After Harley Quinn (Margot Robbie) breaks up with the Joker, crime boss Roman Sionis (Ewan McGregor) hunts her down. To protect Cassandra Cain (Ella Jay Basco), a young pick-pocket whom Sionis is also after, Quinn enlists the help from several heroes.
One of the few bright spots from Suicide Squad, DC’s attempt to create their own Guardians of the Galaxy, was Margot Robbie as Harley Quinn. Hearing Robbie’s Quinn was getting her own film made me excited and I was eager to see it. That finally happened with the lengthily named Bird of Prey (and the Fantabulous Emancipation of One Harley Quinn). Robbie proves that Harley don’t need no man to carry her own movie.
First off, the title is misleading. The actual Birds of Prey are more of an afterthought; Quinn is front and center. This film is just as scattered and off-the-wall as Quinn. Quinn is telling the story and continuously bounces back-and-forth between the present and flashbacks. At times this can be disorienting but that’s the point. The story is from Quinn’s point-of-view and she can be scatterbrained at times and the story telling reflects that. As for Robbie, there’s no actress that comes to mind who would fit the part as well as Robbie does. She is equal parts funny, athletic, crazy, and witty. Robbie has become synonymous with Harley Quinn, like Robert Downey Jr. with Tony Stark or Hugh Jackman with Wolverine.
As for the rest of the film, it does it’s best to keep up with the hectic Quinn. The ladies of the titular Birds of Prey are all well cast. One highlight in particular is Mary Elizabeth Winstead as the Huntress. Her awkwardness is a great contrast to Quinn’s eccentric-ness. On the other side of our main character (I don’t really want to call Quinn a hero or an anti-hero because, quite frankly, she isn’t either of those) is Roman Sionis, aka Black Mask, played by Owen McGregor. McGregor plays the character as over-the-top, constantly with an infectious smile on his face.
Since Birds of Prey is rated R, it goes all in on the violence and there is cursing galore. I’m so glad to see that studios aren’t afraid to give comic book movies a higher rating anymore. While not always necessary, it does allow the filmmakers more freedoms and it’s almost required to properly translate certain characters to the big screen (see Deadpool and Logan for examples). While I do believe this film could have gotten by with a PG-13 rating, the action was exciting and full of energy. I also found myself constantly laughing. Between Quinn’s antics and Sionis’ entitled rich boy attitude, there weren’t many scenes that weren’t full of laughs.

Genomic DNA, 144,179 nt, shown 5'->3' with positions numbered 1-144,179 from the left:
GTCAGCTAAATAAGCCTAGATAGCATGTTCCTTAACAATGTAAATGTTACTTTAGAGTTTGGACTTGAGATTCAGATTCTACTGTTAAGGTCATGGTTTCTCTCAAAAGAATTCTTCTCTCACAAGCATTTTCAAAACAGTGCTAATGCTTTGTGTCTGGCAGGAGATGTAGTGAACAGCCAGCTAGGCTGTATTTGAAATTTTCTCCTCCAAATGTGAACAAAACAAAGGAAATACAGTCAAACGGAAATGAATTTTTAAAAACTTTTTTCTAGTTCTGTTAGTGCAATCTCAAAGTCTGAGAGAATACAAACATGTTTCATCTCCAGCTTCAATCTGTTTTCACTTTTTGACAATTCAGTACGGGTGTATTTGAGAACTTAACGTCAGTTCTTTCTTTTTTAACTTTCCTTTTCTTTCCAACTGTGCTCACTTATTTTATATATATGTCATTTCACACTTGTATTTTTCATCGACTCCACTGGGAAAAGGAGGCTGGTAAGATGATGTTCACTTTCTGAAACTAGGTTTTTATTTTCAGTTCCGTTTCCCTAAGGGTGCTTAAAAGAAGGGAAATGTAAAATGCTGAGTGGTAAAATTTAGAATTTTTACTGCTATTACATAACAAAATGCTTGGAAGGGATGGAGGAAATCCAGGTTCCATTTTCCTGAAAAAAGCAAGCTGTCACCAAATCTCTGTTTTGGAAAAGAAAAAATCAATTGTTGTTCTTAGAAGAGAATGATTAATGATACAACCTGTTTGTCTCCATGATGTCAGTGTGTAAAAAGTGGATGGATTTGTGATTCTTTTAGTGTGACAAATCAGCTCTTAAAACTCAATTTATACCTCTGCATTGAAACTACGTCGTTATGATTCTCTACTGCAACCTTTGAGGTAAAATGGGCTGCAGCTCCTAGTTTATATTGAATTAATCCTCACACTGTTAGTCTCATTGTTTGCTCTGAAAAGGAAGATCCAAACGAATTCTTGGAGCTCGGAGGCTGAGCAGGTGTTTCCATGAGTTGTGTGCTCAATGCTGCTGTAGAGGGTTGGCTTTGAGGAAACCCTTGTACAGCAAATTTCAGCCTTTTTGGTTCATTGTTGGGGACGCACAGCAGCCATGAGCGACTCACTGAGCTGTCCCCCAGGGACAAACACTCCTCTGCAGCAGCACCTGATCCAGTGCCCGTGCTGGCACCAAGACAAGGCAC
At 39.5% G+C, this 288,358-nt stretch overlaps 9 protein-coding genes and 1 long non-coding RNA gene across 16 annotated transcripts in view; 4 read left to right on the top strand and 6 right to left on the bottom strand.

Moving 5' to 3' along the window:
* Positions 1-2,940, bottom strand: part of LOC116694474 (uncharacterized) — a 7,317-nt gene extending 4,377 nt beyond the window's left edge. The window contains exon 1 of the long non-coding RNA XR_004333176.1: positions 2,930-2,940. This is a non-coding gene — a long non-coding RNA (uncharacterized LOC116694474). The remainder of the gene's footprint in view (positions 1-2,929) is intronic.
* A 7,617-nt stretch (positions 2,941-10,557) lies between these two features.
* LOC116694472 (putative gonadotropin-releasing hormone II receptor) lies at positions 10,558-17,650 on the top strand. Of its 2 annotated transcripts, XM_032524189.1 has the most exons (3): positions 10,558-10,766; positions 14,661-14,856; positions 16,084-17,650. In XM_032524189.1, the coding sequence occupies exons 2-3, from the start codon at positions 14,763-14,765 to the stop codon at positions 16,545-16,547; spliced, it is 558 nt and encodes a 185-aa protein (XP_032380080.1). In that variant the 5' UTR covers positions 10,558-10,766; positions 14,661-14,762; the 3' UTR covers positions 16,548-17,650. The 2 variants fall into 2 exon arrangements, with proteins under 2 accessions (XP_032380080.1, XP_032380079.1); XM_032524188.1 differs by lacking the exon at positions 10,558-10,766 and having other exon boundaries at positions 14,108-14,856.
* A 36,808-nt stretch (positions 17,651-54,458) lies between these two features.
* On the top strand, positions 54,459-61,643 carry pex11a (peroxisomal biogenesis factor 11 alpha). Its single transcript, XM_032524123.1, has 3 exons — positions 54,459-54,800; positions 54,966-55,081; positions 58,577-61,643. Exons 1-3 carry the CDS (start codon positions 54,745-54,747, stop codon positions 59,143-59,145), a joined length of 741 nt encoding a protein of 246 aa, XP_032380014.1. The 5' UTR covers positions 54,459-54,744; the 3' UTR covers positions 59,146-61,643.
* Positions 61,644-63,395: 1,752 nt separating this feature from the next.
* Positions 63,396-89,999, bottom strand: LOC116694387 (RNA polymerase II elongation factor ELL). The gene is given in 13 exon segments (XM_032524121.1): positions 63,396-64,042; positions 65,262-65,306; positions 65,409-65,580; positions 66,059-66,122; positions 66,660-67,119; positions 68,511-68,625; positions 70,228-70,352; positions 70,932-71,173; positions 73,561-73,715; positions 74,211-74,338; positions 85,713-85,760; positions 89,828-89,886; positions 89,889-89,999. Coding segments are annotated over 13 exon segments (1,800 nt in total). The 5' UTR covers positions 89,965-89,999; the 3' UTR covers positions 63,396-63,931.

As entertaining as this film can be, it’s not without flaws. The jumping around makes for a very disjointed story. Quinn completely takes over the story and the Birds of Prey themselves only receive just as much characterization as needed for the story even though each of them have enough history to fill their own films. They pop up here and there, coming together in the final scenes. Sionis is not well developed. Again, we hear reason’s why he is the bad guy but not much beyond that. And there is a lot of exposition, so I hope you like hearing about rather than seeing the characters.
I thought Birds of Prey (and the Fantabulous Emancipation of One Harley Quinn) was GOOD 🙂 Margot Robbie has come to embody Harley Quinn and carries the movie on her back. The pace can be a bit jarring and chaotic but when it’s told from Quinn’s point-of-view what would you expect? The action, when it happens, is colorful and outrageous, and there is plenty of humor to go with Quinn’s clown motif. In typical comic book movie fashion, the villain only exists to give the main character an adversary and isn’t developed very much. The good news, though, is Ewan McGregor plays the part phenomenally. It’s too bad this movie wasn’t marketed well because there is a lot to like and deserves a better box office performance than what is has received.
Cast & Crew
Cathy Yan – Director
Christina Hodson – Writer
Daniel Pemberton – Composer
Margot Robbie – Harley Quinn
Rosie Perez – Renee Montoya
Jurnee Smollett-Bell – Dinah Lance / Black Canary
Mary Elizabeth Winstead – Helena Bertinelli / The Huntress
Ella Jay Basco – Cassandra Cain
Ewan McGregor – Roman Sionis / Black Mask
Chris Messina – Victor Zsasz
Steven Williams – Captain Patrick Erickson
Ali Wong – Ellen Yee